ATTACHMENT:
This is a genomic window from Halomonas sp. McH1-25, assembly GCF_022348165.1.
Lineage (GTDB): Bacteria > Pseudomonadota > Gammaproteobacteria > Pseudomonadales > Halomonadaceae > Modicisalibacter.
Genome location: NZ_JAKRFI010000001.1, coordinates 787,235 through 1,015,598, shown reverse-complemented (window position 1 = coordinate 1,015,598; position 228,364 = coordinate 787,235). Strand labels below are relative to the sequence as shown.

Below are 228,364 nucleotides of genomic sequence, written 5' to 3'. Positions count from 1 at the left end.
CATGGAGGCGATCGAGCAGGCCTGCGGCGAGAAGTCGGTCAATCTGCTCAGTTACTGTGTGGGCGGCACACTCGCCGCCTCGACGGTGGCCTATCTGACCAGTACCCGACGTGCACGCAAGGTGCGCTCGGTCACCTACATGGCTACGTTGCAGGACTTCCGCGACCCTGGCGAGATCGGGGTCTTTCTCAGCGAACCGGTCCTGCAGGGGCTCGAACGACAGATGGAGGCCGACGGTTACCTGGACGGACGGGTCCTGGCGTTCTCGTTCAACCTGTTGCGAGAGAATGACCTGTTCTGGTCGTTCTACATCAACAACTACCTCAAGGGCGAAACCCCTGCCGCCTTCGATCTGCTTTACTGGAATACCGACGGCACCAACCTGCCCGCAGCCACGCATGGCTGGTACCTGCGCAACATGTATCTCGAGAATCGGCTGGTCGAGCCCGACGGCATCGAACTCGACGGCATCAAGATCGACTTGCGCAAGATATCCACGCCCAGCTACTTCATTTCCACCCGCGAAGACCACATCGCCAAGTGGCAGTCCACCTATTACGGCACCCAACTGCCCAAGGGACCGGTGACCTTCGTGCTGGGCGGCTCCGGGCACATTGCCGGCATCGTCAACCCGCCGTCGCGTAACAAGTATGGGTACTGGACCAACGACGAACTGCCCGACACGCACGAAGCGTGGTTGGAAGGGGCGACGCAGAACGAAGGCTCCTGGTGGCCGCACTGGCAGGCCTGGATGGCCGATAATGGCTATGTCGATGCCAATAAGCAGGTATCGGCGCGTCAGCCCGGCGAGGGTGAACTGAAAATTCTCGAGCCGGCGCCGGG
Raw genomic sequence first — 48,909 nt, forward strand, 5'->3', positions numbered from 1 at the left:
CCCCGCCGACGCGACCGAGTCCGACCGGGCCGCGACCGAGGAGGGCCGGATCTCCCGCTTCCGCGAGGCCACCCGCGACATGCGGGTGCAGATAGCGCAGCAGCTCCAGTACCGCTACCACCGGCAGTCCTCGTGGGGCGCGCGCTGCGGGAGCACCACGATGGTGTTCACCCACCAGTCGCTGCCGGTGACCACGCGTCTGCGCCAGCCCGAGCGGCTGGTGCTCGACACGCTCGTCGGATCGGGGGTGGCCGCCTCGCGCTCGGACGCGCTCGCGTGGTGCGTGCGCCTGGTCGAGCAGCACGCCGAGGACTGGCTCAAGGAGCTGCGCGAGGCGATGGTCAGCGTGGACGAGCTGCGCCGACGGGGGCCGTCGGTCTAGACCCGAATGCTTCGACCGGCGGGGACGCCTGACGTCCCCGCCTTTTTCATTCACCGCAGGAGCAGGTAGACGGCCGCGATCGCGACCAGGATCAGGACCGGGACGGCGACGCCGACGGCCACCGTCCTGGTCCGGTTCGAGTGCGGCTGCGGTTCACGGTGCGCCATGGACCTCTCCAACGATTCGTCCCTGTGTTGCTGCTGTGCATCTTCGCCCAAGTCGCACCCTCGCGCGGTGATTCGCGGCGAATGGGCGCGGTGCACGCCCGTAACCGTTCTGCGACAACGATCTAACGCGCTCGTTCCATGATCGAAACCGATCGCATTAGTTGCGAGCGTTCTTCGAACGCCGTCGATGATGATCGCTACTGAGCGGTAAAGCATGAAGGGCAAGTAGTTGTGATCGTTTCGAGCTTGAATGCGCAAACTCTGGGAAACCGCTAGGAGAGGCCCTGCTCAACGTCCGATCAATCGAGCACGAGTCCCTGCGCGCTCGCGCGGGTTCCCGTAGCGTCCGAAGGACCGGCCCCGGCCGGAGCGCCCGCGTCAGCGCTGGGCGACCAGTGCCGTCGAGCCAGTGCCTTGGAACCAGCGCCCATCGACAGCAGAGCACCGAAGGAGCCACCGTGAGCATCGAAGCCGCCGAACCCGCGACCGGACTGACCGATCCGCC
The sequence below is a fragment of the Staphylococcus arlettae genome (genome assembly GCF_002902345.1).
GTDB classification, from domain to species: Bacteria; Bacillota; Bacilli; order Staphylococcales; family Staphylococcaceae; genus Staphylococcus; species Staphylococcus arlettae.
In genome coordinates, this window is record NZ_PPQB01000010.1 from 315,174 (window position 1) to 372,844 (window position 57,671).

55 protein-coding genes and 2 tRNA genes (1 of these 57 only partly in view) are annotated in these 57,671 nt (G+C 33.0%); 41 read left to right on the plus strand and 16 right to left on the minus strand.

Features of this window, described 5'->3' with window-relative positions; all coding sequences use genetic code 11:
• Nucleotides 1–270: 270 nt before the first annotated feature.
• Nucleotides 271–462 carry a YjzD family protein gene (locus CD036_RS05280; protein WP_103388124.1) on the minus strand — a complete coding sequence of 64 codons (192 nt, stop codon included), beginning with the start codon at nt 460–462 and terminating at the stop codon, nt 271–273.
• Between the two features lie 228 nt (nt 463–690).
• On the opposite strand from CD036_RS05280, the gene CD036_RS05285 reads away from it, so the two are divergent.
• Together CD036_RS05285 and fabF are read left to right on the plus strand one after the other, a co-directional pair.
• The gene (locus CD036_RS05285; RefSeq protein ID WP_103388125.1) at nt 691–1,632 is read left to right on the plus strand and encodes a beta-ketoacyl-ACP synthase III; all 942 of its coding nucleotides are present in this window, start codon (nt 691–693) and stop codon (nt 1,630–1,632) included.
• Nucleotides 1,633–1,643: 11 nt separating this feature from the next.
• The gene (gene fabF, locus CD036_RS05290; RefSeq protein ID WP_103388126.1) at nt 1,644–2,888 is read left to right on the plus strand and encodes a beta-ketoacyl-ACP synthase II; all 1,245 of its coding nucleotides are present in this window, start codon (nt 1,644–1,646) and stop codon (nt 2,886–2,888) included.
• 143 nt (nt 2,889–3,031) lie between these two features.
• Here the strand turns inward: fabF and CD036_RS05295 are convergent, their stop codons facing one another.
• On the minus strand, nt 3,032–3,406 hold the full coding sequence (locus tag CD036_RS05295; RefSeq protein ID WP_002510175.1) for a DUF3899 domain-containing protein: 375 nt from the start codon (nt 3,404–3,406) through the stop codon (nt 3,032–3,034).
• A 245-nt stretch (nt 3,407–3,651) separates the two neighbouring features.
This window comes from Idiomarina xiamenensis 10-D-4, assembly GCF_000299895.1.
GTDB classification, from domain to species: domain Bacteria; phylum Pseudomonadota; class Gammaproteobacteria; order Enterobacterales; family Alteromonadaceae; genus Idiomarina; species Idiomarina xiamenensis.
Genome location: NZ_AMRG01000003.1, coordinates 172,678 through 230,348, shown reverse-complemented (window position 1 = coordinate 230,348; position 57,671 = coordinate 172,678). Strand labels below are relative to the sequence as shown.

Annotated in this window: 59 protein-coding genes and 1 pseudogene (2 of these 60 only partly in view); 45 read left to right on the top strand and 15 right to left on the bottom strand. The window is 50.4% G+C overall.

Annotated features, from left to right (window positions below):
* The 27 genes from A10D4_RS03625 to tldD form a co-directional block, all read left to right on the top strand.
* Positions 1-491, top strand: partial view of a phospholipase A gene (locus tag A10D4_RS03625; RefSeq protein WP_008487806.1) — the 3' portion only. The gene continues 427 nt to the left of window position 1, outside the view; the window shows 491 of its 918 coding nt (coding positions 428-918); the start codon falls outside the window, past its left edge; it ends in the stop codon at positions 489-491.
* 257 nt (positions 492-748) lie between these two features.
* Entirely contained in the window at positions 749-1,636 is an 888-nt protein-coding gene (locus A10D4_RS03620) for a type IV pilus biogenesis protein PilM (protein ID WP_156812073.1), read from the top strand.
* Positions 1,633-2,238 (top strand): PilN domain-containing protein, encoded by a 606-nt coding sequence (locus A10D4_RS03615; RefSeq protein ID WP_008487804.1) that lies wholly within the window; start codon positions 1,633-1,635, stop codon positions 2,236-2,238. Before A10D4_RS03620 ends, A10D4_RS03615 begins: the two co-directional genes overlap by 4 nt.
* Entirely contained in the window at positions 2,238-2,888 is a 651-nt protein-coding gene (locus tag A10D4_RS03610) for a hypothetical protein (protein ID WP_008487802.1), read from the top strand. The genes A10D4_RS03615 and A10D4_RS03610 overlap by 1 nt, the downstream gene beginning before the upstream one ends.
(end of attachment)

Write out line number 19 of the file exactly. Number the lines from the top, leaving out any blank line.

• Nucleotides 1,633–1,643: 11 nt separating this feature from the next.